Edit - Since I see Stretch has posted as well now, I'd like to add something...he kind of sold me on Lee equipment, and for that I am eternally greatful. The Lee equipment is quite inexpensive, and now that I have actually used it and read up alot more about it, it just always seems to be a better and better deal to me. I highly reccomend the Lee equipment, though I would imagine you will not go wrong with any popular brand.
 

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Because all guns vary...in regards to chamber specs.

Most are within a set amount of variance...but there have been exceptions.

Brass....capacity varies.

Powders...varies by the lot.

Bullets...they may weigh the same, but bearing surface varies greatly.

Any so called "experienced" reloader who says a chrono is not essential...is not as experienced as he claims to be.
 

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A chrono is a means of seeing the pressure before it gets dangerous...its not all about the most velocity, its simply about knowing the velocity.

Which can be used to give a reasonably accurate estimate of pressure.


A chrono can tell you MUCH, MUCH more than just velocity...
 

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You wanna risk your fingers reading primer cups...you go right ahead, lots of people do.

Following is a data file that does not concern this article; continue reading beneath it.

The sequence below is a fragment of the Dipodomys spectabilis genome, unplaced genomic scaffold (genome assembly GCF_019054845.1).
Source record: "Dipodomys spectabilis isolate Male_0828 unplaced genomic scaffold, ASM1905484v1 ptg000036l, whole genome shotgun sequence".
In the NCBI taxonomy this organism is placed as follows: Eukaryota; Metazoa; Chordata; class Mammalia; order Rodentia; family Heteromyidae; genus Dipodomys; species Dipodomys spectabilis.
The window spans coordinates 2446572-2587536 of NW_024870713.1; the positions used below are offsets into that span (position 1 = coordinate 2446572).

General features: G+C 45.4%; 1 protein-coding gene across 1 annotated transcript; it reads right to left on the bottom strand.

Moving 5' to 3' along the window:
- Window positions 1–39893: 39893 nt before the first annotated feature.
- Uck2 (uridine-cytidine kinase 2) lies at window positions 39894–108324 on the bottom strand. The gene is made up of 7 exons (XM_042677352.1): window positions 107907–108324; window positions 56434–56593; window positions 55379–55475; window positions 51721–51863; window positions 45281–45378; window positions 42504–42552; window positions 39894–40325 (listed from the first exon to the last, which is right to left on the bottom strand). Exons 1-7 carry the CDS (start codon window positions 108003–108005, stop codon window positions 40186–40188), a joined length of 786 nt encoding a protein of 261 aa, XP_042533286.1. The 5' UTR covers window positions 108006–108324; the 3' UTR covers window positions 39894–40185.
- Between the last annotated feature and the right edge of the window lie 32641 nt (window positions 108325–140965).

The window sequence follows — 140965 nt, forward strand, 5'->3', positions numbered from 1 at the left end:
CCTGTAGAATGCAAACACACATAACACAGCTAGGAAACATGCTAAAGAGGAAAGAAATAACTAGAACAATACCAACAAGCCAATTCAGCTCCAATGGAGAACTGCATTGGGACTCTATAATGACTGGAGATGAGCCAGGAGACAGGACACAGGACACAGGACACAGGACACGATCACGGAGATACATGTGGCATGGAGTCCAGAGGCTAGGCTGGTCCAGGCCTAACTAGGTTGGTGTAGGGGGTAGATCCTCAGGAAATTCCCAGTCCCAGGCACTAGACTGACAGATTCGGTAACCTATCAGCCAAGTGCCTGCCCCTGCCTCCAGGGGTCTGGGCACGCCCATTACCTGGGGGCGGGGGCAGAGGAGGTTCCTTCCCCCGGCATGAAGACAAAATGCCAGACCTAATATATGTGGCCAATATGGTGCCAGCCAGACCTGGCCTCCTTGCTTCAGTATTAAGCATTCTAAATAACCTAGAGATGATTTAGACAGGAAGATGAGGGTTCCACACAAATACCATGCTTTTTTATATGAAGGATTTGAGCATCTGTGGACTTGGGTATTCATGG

You don't reload for many rounds do you???

45acp and the 45-70 are 2 common rounds that require the use of a chrono to measure pressure...why??? Because you won't see flat primers...you'll blow up your gun before the pressure gets high enough to flatten primers or cause sticky extraction.

I load for 45 Super (which is basically a 45acp at 28,000 psi)...it can't be done without a chrono.

45 Colt is another....loaded to 30,000 psi in a Ruger, without a chrono how would one know when to stop? It won't flatten primers...
 

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I think it was Elmer Keith who once pressure tested a load he had used for quite some time...only to find out that it was running 60,000 psi.

Given, Mr. Keith was a well known experimenter...but this load showed no signs of being over pressure. It was a 44 magnum load if I remember correctly. (SAAMI spec is 36,000 psi)

And he used a chrono...but the point of that is to prove that reading primers is pretty ineffective with anything that normally runs at less than 60,000 psi.
 

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A chrono is a means of seeing the pressure before it gets dangerous...its not all about the most velocity, its simply about knowing the velocity.

Which can be used to give a reasonably accurate estimate of pressure.


A chrono can tell you MUCH, MUCH more than just velocity...
I was hoping your answer would be a little more thought out than the above.